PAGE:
3 of the most interesting topics from the 2017 IdeaFestival

TechRepublic's Teena Maddox met with Dan Patterson to discuss her top takeaways from the conference.

Video: Three big tech trends from Louisville IdeaFestival

Each year, the IdeaFestival held in Louisville, KY draws thought leaders from across the country to discuss tech trends and ideas--this year specifically related to cyberpunk, algorithms, and creativity. Here are some of the most interesting ideas that emerged from the conference:

1. Cyberpunk movement

Sci-fi author Rudy Rucker took the stage talking about a concept that began in the early 80s called cyberpunk movement--the idea of machines merging with humans in their everyday lives.

"In a nutshell, punk is give the finger and walk away," Rucker said. "Cyber is a sort of all purpose word. What cyber is about, it's about two things we were noticing in the 80s and this was the fusion of people and machines and the fusion of the physical world and the internet world which is something called cyberspace."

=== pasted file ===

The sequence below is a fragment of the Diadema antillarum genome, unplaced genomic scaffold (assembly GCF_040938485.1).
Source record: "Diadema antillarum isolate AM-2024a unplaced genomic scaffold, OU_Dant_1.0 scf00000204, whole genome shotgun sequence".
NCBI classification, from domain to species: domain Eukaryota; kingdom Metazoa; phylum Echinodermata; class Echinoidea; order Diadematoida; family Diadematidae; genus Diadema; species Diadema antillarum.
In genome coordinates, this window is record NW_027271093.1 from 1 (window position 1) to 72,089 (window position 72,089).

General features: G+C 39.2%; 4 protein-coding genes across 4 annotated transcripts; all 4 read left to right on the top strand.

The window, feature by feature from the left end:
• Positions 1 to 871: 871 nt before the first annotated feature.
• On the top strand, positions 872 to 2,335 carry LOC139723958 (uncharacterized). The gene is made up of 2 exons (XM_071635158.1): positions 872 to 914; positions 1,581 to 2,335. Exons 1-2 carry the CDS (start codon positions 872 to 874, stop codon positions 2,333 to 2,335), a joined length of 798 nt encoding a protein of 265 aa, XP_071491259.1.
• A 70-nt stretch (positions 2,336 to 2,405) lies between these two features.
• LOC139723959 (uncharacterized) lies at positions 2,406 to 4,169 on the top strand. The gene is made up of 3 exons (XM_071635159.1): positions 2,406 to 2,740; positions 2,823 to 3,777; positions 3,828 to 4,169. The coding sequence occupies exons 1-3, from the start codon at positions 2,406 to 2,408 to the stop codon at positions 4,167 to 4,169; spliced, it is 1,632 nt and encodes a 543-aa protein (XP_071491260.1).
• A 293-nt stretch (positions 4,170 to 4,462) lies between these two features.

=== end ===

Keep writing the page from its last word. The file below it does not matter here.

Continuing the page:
SEE: How machine learning's hype is hurting its promise (TechRepublic)

2. AI Algorithms

Another idea that came from IdeaFestival was the impact of AI algorithms, and what people can do about it. Emily Dreyfuss, senior writer for Wired, spoke about how algorithms can determine what people see, and also what they don't see, and the influence they have on people's lives.

"[Algorithms] don't exist without us, they're fed by us, which means that we imbue them with our own biases and our own values. We create them overtly to quote unquote, 'Make the world a better place.' That's what our technology is for," Dreyfuss said.

3. Power of Play

Lastly, psychologist Peter Gray talked about the power of play, and the importance of allowing children unsupervised playtime. This encourages children to explore their creativity and learn how to interact with other children. An organized sport such as Little League Baseball is not play, he said. However, letting children play a pickup baseball game in the neighborhood, or backyard, counts as play because adults aren't watching over them.

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Image: Teena Maddox/TechRepublic